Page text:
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Galactomannan-carnauba wax coating improves the antioxidant status and reduces chilling injury of ‘Paluma’ guava

Germano, Thais Andrade, Aguiar, Roseane Pontes, Bastos, Maria Socorro Rocha, Moreira, Renato Azevedo, Ayala-Zavala, Jesus Fernando, de Miranda, Maria Raquel Alcântara
Postharvest biology and technology 2019 v.149 pp. 9-17
carnauba wax, carotenoids, catalase, cell walls, chilling injury, chlorophyll, climacteric fruits, coatings, cold treatment, color, degreening, firmness, galactomannans, guavas, hydrogen peroxide, hydrolysis, lipid peroxidation, physiology, principal component analysis, refrigeration, storage quality, superoxide dismutase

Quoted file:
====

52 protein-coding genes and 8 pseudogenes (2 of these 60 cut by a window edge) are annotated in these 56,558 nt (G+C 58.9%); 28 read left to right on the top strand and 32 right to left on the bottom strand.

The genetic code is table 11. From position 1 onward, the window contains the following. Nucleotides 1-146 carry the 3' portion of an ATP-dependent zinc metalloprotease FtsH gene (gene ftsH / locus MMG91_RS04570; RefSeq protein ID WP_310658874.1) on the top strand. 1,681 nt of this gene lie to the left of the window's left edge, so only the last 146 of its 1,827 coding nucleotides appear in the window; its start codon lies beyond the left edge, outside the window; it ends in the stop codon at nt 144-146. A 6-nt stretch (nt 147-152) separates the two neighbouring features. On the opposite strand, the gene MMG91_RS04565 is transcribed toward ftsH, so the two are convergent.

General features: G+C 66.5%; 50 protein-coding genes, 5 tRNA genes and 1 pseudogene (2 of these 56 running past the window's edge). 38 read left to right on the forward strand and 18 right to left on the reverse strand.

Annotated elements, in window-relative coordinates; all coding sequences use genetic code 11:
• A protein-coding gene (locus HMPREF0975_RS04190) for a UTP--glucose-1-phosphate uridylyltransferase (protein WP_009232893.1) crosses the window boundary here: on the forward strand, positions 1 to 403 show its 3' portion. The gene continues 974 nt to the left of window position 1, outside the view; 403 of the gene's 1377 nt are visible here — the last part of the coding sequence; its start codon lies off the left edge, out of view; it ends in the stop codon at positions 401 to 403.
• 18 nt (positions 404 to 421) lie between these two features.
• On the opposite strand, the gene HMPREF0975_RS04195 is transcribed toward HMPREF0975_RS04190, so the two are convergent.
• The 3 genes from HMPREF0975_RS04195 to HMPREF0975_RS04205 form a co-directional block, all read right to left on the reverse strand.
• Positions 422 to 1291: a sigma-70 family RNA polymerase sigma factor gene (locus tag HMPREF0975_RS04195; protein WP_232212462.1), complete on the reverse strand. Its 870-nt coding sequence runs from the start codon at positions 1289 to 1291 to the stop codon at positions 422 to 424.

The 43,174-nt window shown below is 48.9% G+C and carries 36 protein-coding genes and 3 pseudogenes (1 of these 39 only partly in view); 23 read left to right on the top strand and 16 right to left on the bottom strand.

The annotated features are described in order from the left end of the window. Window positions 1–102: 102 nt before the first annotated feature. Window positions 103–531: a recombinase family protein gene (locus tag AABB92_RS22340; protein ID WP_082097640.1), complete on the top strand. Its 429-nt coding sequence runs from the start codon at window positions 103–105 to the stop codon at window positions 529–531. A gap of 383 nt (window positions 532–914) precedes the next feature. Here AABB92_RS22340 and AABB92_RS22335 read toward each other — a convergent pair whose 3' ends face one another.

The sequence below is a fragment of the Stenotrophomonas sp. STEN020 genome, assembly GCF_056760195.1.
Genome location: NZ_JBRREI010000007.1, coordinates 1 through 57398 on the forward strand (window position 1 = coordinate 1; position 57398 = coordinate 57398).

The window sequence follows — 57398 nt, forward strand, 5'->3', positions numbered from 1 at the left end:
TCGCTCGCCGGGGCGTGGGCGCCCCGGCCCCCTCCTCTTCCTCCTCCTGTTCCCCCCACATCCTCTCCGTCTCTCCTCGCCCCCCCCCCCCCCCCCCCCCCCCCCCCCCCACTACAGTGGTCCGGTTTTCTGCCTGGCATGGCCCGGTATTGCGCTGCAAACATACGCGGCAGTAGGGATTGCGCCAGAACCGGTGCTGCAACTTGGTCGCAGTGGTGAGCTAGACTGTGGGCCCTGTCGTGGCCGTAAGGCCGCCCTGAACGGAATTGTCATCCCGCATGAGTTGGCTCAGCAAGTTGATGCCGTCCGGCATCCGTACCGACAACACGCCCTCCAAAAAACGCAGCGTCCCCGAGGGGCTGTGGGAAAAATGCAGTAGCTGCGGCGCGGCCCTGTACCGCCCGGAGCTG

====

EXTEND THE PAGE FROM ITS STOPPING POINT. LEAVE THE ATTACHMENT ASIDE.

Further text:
Physiologically mature ‘Paluma’ guava were treated with galactomannan (0.75%) and carnauba wax (0.9%) coating, stored at ambient (25 °C) and refrigerated (11 °C), and evaluated every 3rd day for postharvest quality and physiology. Ambient uncoated fruit were apt for consumption for only nine days; meanwhile, coated guavas were acceptable for 15 d with climacteric respiratory peak of 168.6 mg kg−1 h-1 at day 12, and firmness of 14.3 N attributed to lower lipid peroxidation and cell wall hydrolysis. Coating increased antioxidant enzymes SOD and CAT activities that led to 35% lower hydrogen peroxide content, when compared to uncoated control. Coating prevented guava degreening by inhibiting chlorophyll degradation with content of 45.05 mg kg-1, lower carotenoid content with 27.8 mg kg-1 and PPO activity, under refrigeration for 15 d. Refrigerated uncoated fruit exhibited as symptoms of chilling injury inhibition of softening and respiratory peak. Principal component analysis showed that coating and refrigeration treatment maintains guava quality for 15 d of storage similar to observed for control, at day zero. In conclusion, galactomannan-carnauba wax coating improved guava postharvest quality through maintenance of firmness and color, besides preventing chilling symptoms under refrigeration.